The Integration Matrix
Redundant data applications have been replaced by integrated systems. ASPs, the Web, and client/server systems are now the future of business.
Technology is advancing at a staggering pace. All of us experience technology whether we choose to or not. Where will it stand five years from now? Consider the growth by reflecting on where we were five years ago and how far we have come. Today, e-mail, cell phones, and Web conferencing have emerged to the forefront. PCs have become an integral part of our daily lives. Even school children use computers everday as an educational tool. But, is the PC destined to become part of that land of forgotten technology, joining the slide rule and the Bowman calculator?
In today's competitive workplace environment, we need to embrace technology in new ways. For example, systems integration of enterprise resource planning (ERP) has had a profound impact on the workplace. Multiple applications can now share data and exchange files in order to streamline operations. This sharing of data extends to the seemingly unrelated departments of finance, human resources, and manufacturing. Separate departments no longer need to maintain their individual data systems. In other words, redundancy has been eliminated by the employment of the integration matrix.
Following The Movement Of Data
Innovative systems providers and the Web are facilitating this integration. Bridging software breathes new life into old, discrete, or interdepartmental systems. Applications like time and attendance, shop floor, and warehouse management now allow the movement of data to follow the movement of the product or service. This is a more efficient system and one that relies on the power of the software and hardware to correct any operational inefficiencies.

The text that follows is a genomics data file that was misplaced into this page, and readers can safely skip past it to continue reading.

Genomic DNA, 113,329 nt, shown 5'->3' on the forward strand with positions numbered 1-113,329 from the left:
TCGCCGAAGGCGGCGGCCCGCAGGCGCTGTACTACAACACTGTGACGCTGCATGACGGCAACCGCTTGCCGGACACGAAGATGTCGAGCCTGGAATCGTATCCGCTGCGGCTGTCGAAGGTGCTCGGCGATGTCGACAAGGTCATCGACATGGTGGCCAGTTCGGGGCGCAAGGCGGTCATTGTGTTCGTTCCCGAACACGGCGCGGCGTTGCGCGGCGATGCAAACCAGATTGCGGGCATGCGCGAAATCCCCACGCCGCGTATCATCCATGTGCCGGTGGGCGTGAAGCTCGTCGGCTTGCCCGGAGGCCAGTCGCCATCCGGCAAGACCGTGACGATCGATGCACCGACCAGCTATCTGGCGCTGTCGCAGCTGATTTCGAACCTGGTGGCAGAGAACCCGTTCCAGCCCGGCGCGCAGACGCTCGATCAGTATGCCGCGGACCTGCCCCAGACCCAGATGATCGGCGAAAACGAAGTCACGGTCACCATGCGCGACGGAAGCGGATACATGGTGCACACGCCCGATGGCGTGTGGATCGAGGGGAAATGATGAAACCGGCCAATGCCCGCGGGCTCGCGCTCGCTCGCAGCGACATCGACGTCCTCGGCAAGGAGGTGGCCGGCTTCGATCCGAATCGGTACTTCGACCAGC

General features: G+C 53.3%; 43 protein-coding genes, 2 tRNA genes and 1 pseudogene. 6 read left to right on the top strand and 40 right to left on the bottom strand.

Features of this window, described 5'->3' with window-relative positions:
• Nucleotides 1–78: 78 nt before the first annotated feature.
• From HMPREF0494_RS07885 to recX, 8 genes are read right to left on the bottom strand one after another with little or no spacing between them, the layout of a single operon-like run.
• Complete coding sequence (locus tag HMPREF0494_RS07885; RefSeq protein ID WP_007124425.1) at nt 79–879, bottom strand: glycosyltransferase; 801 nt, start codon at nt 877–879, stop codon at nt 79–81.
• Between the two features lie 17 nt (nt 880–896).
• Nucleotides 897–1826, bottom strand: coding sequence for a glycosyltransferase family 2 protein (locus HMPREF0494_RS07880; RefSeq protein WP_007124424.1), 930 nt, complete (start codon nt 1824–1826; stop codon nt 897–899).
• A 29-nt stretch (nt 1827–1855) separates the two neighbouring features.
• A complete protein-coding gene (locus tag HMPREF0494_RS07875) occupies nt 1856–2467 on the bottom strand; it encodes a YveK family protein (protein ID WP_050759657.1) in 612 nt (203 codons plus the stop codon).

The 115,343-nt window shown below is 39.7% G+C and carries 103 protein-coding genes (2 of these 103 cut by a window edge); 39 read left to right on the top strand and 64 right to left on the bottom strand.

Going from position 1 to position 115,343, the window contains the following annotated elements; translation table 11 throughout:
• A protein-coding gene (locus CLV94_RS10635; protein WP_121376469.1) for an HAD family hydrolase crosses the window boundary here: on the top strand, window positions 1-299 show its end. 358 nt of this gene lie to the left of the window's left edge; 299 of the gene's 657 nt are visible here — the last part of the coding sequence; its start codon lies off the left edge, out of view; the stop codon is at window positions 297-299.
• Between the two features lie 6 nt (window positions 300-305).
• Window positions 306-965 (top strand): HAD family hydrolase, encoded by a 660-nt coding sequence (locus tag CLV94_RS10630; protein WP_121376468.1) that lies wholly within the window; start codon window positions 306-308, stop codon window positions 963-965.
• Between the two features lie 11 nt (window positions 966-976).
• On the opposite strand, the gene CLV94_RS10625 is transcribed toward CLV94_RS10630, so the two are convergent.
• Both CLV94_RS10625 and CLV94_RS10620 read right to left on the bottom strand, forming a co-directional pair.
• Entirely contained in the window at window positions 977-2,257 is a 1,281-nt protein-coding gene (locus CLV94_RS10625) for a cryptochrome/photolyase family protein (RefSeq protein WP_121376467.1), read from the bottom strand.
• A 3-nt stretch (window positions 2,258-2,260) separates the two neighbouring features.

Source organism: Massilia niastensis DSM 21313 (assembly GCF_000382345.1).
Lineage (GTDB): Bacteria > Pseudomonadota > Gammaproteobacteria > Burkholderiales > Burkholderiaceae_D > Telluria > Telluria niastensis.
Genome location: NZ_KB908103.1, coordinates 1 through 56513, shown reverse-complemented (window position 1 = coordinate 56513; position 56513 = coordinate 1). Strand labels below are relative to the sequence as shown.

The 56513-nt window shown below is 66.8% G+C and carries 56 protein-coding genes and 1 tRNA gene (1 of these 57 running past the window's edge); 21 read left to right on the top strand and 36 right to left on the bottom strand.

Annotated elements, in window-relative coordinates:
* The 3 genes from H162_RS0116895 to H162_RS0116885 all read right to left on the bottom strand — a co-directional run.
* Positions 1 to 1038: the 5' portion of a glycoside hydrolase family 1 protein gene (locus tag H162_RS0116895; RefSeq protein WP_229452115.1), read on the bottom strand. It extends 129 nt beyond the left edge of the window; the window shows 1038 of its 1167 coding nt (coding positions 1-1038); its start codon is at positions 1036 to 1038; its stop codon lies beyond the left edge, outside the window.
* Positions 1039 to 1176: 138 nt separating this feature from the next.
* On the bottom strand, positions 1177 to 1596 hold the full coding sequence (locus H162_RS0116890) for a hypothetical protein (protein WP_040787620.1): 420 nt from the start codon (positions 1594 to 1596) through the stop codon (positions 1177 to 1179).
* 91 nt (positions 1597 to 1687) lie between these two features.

One System For Everything
New categories in the supply chain and B2B (business-to-business) markets are emerging as providers bridge applications. The buzz is about simultaneous process - the ability to engineer product, and at the same time, design the manufacturing function. Time to market is the essence of competitive survival. With the acquisitions and mergers over the last 24 months, it is clear that the integration of once discrete functions is inevitable. Plant operations and ERP, open systems, open trading, and e-business bring the world together. How far we go is anyone's guess. The new Internet computing, the rise of the application service providers (ASPs), and the transition to client/server is a wake-up call for how we will need to do business in the future. The concept of "one system for everything" that eliminates redundancy in data is on its way to the mainstream.
Harnessing The New Generation
The demand of the user has shifted. Multifunction software providers see the need to provide a best of breed product that is timely, established, and integrated. Consequently, a new generation of programmers, designers, and production managers is evolving. This group has grown up with the advances of the PC, the Internet, and the evolving power of technology. They expect systems to work flawlessly. This expectation is an opportunity for an enterprise to use this group's knowledge and enthusiasm to select and implement systems that are truly integrated. Accurate online data collection is as essential as turning a screw, cutting fabric, or wave soldering a printed circuit board. However, you must first understand a product or service's process. Then, the investment in data collection, ERP, and management software will not only make sense, but will provide a return on investment. Look for the provider that has the application suite of today, which will work with the data collection hardware and integration model of tomorrow. Ask the question: Will it fit five years from now?